Hatkars are called also Barahatti / Barhatta / Bargahi / Baragahi / Barahghar / Bande Revolutionary / Zende Brave or Telwar Lingayat[14] Dhangars of Karnataka and Goa are also called as Gavali. In old Kannada lexicon Hattikara means Govali or cowherd. Today Hattikara or Hatkar and Dhangar are exclusively used for the shepherd caste of Maharashtra. Holkars are also Hatkar-Dhangar.[15]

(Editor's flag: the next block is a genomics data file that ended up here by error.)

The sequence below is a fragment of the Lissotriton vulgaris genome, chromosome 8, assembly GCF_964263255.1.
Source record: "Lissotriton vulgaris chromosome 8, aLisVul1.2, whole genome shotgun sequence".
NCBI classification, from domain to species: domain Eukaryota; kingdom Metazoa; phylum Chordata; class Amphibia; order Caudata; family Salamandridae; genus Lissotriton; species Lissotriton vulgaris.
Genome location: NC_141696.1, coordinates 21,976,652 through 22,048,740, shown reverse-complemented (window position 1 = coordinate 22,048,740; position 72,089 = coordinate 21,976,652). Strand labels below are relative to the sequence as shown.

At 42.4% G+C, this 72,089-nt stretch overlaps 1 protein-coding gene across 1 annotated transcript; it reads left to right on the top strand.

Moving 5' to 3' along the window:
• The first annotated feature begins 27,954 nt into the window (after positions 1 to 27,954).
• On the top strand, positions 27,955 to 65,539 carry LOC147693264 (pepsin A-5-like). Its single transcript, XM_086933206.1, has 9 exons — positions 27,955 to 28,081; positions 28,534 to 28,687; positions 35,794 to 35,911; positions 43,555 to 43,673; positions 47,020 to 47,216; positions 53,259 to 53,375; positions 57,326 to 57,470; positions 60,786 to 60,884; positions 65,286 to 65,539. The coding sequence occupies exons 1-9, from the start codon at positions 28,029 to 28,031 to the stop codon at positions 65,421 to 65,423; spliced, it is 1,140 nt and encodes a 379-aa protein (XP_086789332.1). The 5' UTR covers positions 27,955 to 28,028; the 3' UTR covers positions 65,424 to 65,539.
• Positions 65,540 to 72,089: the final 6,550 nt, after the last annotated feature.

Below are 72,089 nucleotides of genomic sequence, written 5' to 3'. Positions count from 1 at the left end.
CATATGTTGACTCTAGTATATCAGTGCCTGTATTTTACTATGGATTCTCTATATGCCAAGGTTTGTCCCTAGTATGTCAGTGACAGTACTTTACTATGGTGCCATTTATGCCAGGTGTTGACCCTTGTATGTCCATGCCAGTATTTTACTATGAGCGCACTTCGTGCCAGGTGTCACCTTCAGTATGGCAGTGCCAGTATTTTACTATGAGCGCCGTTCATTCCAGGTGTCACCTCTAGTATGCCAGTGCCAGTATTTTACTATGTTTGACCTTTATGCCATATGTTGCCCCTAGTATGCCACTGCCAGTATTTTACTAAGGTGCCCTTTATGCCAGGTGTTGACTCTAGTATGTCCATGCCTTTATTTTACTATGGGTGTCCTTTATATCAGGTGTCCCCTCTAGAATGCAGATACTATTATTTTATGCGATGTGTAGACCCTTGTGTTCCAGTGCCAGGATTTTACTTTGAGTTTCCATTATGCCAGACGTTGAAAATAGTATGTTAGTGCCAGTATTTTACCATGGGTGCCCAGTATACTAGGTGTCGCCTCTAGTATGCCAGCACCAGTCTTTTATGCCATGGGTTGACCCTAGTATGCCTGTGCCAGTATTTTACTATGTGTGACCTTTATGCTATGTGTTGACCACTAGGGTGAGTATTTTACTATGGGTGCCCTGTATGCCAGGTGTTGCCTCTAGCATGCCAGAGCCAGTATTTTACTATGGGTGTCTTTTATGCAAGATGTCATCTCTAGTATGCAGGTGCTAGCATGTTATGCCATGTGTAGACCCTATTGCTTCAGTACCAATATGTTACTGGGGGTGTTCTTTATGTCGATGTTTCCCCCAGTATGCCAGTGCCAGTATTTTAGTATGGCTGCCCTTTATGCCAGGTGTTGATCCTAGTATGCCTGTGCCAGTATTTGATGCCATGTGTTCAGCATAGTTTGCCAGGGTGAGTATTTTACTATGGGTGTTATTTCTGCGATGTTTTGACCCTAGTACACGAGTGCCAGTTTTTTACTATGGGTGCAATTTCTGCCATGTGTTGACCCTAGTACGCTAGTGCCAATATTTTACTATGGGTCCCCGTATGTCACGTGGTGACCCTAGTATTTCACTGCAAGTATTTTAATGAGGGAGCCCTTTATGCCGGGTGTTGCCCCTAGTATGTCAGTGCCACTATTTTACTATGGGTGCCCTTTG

S.B. Joshi writes that In the middle ages the Patti or Patti- Jana were established on the south of Narmada. Eeven, today in Berar, Hattikaras are not few in number. Ethowen writes, 'Hatkara-Dhangaras seem to have been of considerable importance in Berar.' The region known as Maharashtra in Sanskrit was originally called in the native language as Marhattas. In Marhata or Marhatta, the part hatta should be considerable careully. This region there, was quite naturally called Hatta desa. The Tryambakesvara near Nasik is called Hatakesvara. In वाचस्पत्यकोश it is written: 'दृष्टं त्रैलोक्यभर्तारं त्र्यंबकं हाटकेश्वरम | .' In Basava-Purana, sri sailesvara is called Hatakesvara. After the 12th century, however, the civil strife between the Yadavas of Devagiri and Halebidu split this land into two, into Marhata and Karnataka (Saint Ramadasa refers to the two parts in one of his Aratis (जयदेवी जयदेवी जयवेद माते | हाटक कर्नाटक करुणा कल्लोळी|) Hataka in sanskrit means gold. Hataka also means a product of Hatta desa. I think gold was signficant product of Hatta desa in ancient times and hence hataka has come to be a name for gold. In Karnataka (in Nizam's territory) there is an ancient gold mine. Sir John Marshal in his famous work on 'Mohen-Jo-Daro' refers to this and says, "In Hyderabad (Deccan), ancient working have been noticed at Hatti. The workings at contain Hatti the deepest ancient shats in India, one of them being 620 feet in depth". In kodagu (coorg in Karnataka) Province, there is a river with the name Haringi (Hiranyangi). This river in some parts is called Suvarnavati. There are many towns with the names implying the association with gold as Ponnugunada (Hunnagunda). The towns such as Sripuara, Shirol, Shirur which have a reference to Sri (wealth) are spread in every part of this region. Even in these times, it is this very region, Hataka or the region between Narmada and kaveri as suggested above, that produces most of our gold. The Kolara gold mines are situated in this very region. From the beginning of the Christian era, during the mighty and well-known regimes of Satvahana, Vakataka, Kadamba, Ganga, Chalukya, Rastrakuta,- Hatta desa attracted the attention of all the people in india. These rulers were dominant in the Indian politics of those days. Hattadesa must have been a centre of political gravity and consequently much wealth must have flown to this land. Hattadesa or the land of gold might also have, therefore, substantiated its name by the accumulation of this inflowing wealth. [16]